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ANALYSIS

NATO mission in Afghanistan unlikely to change much

First Lt. Jon Walatkiewicz, an adviser with a 1st Brigade Combat Team, 101st Airborne Division Security Force Assistance Team, helps Afghan National Army soldier Hayakhan adjust and fire his M-16 rifle during training at Forward Operating Base Joyce in eastern Afghanistan on June 8, 2013.

JOSH SMITH/STARS AND STRIPES

By JOSH SMITH | STARS AND STRIPES Published: December 16, 2014

KABUL, Afghanistan — President Barack Obama declared this week that the U.S. military has reached a “turning point,” but when NATO’s military coalition begins a new mission in Afghanistan at the end of the month, little is likely to change for the thousands of troops whose deployment extends into next year.

NATO’s International Security Assistance Force — and the U.S. government — have emphasized that the transition from ISAF to Operation Resolute Support marks the end of international troops’ combat mission in Afghanistan, as the new mission is focused primarily on training and advising. But defining the difference between the two missions may be largely semantics.

For more than a year now, coalition forces have already been transitioning to a more training-centered mission, with progressively fewer and fewer units dedicated to offensive operations. That, combined with Obama’s decision to allow American troops deployed as part of the new Resolute Support mission to engage in combat operations in certain circumstances, means foreign forces here now will see few major changes when the long-awaited transition occurs.

That decision appears to have been motivated in part by the worrying parallels to Iraq, where the U.S.-trained army was left without outside support after the withdrawal of American forces at the end of 2011. The army promptly collapsed last summer in the face of a surprise offensive by a small force of well-armed and well-financed Islamic militants who quickly occupied Mosul, Iraq’s second-largest city, along with wide swathes of territory in the north and west.

“The time of deploying large ground forces with big military footprints to engage in nation building overseas, that’s coming to an end,” Obama told 3,000 troops Monday at New Jersey’s Joint Base McGuire-Dix-Lakehurst, a launching point for deployments to Afghanistan.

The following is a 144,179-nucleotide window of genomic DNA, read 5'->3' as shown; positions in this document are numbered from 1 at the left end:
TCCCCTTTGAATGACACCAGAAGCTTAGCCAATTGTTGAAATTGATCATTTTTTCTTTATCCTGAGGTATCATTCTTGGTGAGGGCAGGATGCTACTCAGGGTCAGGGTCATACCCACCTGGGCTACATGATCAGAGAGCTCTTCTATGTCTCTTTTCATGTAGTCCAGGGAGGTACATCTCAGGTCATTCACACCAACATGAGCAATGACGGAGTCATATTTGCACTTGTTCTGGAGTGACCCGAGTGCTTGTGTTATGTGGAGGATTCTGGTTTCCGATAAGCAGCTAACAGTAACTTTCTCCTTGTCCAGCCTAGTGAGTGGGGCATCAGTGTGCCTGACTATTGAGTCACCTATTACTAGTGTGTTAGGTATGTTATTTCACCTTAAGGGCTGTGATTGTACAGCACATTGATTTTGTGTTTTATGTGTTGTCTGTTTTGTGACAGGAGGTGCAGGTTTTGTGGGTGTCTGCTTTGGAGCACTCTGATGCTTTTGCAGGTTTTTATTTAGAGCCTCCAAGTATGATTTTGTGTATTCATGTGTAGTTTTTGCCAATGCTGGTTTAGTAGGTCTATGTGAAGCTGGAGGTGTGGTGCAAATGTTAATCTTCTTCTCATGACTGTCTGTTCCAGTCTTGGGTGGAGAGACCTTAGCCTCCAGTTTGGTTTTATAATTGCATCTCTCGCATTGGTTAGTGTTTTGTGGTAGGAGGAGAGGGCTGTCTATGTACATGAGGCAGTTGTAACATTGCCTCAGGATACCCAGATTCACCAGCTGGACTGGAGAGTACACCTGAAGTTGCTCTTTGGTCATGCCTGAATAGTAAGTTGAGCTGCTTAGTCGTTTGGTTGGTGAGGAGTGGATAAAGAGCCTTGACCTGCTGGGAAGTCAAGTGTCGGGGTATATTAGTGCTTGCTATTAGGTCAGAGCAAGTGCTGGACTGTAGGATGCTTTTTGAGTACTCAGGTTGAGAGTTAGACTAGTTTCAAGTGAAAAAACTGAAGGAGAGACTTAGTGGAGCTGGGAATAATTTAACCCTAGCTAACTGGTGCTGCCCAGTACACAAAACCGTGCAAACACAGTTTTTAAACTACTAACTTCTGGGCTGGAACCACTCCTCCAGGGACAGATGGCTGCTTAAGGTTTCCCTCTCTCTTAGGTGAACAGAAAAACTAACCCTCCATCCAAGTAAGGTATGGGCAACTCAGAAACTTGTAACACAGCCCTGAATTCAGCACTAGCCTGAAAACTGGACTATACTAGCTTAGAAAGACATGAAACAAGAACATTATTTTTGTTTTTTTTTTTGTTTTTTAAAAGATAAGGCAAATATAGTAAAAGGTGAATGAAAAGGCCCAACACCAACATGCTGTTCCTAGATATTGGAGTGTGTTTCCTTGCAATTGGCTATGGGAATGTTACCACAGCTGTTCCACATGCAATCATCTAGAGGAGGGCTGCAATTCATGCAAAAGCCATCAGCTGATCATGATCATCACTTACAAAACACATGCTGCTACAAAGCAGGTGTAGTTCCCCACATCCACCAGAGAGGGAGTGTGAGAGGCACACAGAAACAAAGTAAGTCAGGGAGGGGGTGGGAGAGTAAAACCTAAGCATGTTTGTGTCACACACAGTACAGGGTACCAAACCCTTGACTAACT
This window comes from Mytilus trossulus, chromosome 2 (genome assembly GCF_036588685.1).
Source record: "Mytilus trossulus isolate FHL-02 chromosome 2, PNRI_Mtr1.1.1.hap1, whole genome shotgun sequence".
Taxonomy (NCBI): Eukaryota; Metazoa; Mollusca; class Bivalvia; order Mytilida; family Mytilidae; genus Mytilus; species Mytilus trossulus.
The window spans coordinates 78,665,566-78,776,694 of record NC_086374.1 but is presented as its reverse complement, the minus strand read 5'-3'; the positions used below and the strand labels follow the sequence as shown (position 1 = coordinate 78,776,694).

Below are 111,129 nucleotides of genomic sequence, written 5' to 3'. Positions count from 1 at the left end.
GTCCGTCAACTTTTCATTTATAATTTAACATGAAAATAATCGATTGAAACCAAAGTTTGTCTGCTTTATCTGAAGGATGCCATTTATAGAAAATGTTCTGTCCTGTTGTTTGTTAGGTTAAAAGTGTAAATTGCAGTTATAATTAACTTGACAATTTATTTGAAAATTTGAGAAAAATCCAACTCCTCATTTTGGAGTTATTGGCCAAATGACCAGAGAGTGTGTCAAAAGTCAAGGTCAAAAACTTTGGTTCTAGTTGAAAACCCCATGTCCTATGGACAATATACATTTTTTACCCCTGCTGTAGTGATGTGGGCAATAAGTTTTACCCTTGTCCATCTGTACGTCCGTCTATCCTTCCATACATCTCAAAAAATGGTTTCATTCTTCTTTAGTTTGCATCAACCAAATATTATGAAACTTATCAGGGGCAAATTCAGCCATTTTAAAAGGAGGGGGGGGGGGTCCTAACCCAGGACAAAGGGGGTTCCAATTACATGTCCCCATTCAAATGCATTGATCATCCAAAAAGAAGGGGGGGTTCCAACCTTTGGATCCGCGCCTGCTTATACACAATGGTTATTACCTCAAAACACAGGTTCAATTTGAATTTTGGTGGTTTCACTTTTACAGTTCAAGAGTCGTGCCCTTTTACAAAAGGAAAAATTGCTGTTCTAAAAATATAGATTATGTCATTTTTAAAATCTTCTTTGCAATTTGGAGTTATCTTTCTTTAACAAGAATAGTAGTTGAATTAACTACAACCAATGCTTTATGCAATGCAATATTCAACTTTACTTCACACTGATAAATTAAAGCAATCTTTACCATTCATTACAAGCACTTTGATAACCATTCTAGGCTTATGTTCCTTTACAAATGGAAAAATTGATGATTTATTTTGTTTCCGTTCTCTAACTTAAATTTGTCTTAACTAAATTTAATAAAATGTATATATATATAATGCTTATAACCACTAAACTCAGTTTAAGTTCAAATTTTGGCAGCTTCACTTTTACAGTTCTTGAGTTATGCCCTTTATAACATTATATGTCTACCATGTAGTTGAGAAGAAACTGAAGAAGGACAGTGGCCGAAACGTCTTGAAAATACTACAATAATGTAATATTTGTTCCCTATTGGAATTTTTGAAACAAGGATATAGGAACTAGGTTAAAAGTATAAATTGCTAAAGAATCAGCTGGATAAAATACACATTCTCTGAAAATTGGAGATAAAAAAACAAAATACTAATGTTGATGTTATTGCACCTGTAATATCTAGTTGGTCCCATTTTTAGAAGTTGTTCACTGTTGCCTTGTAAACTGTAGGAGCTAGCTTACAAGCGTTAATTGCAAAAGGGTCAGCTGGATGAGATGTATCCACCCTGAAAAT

Resolute Support, which will have about 12,000 troops, about 10,000 of them American, is aimed at “training, advising, and assisting” Afghan forces.

What exactly “assisting” will look like, however, is not entirely clear. Obama recently signed an order opening the door to continued American combat operations in coming years, such as when troops are threatened. Also, the coalition told Stars and Stripes recently it intends to provide air support to Afghan units if requested. A certain number of special operations units will also be tasked with combating any al-Qaida elements.

U.S. Air Force Capt. Frank Hartnett, an ISAF spokesman, insisted the coalition still intends to “cease combat operations” while focusing on the challenge of advising Afghans in high positions such as in the various ministries.

“Soon, we will case the ISAF colors and remove our ISAF patches and we’ll unfurl the RS banner and replace the patches on our uniforms,” he told Stars and Stripes in an email statement. “Thanks to proper planning and consistent effort, many units are already well on their way to the RSM transition. Due to the size and scope of ISAF’s responsibilities a carefully planned drawdown was needed to ensure a smooth transfer to our next mission.”

Coalition casualties have dropped drastically as offensive combat operations have been curtailed over the past year. But combat, while less of a focus, has remained a constant possibility for the heavily armed NATO servicemembers in Afghanistan. Now, the continuing — and in some areas increasing — violence in Afghanistan, aimed both at Afghan forces and at foreigners, means foreign troops will still face daily risks.

On Sunday, the Department of Defense identified two American soldiers who died Friday in an attack near Bagram Air Field north of Kabul. U.S. Army Spc. Wyatt J. Martin of Mesa, Ariz., and Sgt. 1st Class Ramon S. Morris of New York, N.Y. were killed when a roadside bomb hit their vehicle. At least 2,212 American servicemembers have died in Afghanistan since the U.S.-led invasion in 2001, according to a tally by The Associated Press.

Such incidents, as well as so-called insider attacks by Afghan forces, are likely to remain a daily concern for troops, even if they aren’t engaged in offensive combat operations.

The international military effort will be different than it was during the high points of “the surge” beginning in 2010 when tens of thousands of American and allied troops fought hard battles against entrenched insurgents. Years later, however, that insurgency is still a threat and the roughly 350,000 Afghan forces NATO will be advising are taking fearful casualties.

Standing back and advising as the conflict continues unabated may be a difficult personal transition for some troops who experienced the heated fighting of past years, Army Maj. Gen. John Murray, deputy commander for support at U.S. Forces Afghanistan, said in a statement last week.

“We’ve been in and out of this country for 13 years, and now the biggest change is the mindset,” Murray said. “Soldiers are coming back for their third or fourth rotation, but this is going to be fundamentally different. Those coming to the command need to approach it with a fresh perspective and an open mind.”

smith.josh@stripes.com
Twitter: @joshjonsmith

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